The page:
“They told me they’d renovate it all and make it brand new,” says a first-floor tenant named Angel. She led a tour of the basement, stopping to note a dead rat, a room full of rodent droppings and the unlocked door leading to the courtyard.

Angel and a handful of other tenants asked not to have their full names published because they are survivors of domestic violence.

“No one would sign a lease if they knew nine months later that everything would be exactly the same,” says Ashley, a college student who lives on the fourth floor.

Earlier in the month, a man scaled the fire escape and broke into the bedroom Ashley shares with her two daughters. One young girl sleeps on a pink mattress on the floor. They scared the man off, but the break-in terrified her and her daughters, she says.

The tenants question why the city has not held the two companies accountable for the improvements and safety after shepherding the purchase and conversion.

Fixes coming?

Samaritan Village declined to comment for this story and directed questions to HPD. The management company HSC Management did not respond to the emails and phone calls. 

HPD says it has made reserve cash available to address the most pressing health and safety issues until more renovations can be financed. Officials say the agency is ensuring that new smoke detectors are installed and inspectors visit the site.

HPD spokesperson Jeremy House says the agency is “taking seriously” its commitments to families that have experienced homelessness. 

“The city plans to finance the rehabilitation of this development and is working with non-profit partners to complete as soon as possible,” House says. “Meanwhile, HPD will continue working with management to make health and safety repairs while providing the safe, secure affordable housing families need to get back on their feet.”

Despite the ongoing problems, tenants and advocates acknowledge that permanent housing — even dirty, cramped units — is better than a space in a temporary homeless shelter. 

That’s not enough to justify the conditions at the Harlem apartment building, says Coalition for the Homeless Policy Director Giselle Routhier.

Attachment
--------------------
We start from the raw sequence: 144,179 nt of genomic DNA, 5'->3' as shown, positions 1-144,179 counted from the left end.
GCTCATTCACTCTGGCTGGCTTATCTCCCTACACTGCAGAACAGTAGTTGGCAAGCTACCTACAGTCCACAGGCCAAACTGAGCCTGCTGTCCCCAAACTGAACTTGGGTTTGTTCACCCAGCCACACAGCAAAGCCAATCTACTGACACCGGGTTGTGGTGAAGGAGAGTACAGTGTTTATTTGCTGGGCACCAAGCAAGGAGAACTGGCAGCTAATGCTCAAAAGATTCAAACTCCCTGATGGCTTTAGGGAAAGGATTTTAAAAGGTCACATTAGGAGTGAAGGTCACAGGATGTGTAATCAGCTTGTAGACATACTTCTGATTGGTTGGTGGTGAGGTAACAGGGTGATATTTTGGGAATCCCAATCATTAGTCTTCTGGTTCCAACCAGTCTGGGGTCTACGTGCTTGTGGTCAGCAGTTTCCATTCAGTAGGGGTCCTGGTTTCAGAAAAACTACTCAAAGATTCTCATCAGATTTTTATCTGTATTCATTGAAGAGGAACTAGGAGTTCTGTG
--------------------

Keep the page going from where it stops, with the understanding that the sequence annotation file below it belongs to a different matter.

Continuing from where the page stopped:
“The city still has a responsibility to follow through on its commitment to repair the conditions in cluster units so formerly homeless families can have access to safe, affordable housing,” says Routhier, whose organization has long advocated for converting cluster sites to permanent apartments.

An outlier, but still a worry

Legal Aid staff attorney Joshua Goldfein has represented and helped organize tenants in various cluster site apartments, as well as buildings converted to permanent housing. He said the lingering problems at 2093 Madison Avenue seem uniquely extensive.

HPD violation records seem to support Goldfein’s perspective. The 137 complaints filed by tenants at 2093 Madison Avenue far exceed the number of complaints on record at the other 13 cluster sites purchased by the city in February. Less than a block away, tenants at 27 East 131st St. at the corner of Madison Avenue, have filed six complaints since Feb. 1. Another nearby property at 475 West 145th St. has 45 complaints since Feb. 5, while 817-819 East 178th St. in the Bronx has 46. At 148 West 124th St., there have been 17 complaints over the same period; at 2153 5th Avenue, just four. 

Goldfein called on the city and the landlords to improve conditions at 2093 Madison Avenue, and all the converted cluster sites.

“We think it’s important for the city to take control of these properties that have been mismanaged,” he says. “But the not-for-profit providers have to meet their obligations to ensure that the apartments are properly maintained for the people who are living there.”

First-floor tenant Rosa Marie Febo and her daughter previously lived in a Howard Beach shelter hotel and commuted to Northern Manhattan for her daughter’s school and the Bronx for her own cancer treatment. She now sleeps on a pull-out couch while her daughter claims a space in a closet-like alcove at the back of the narrow studio. 

She says having a permanent home with a lease is certainly better than shelter instability, but her actual living conditions have barely improved. 

“I would never do another shelter, but this building’s disgusting,” Febo says. “They could at least make it decent.”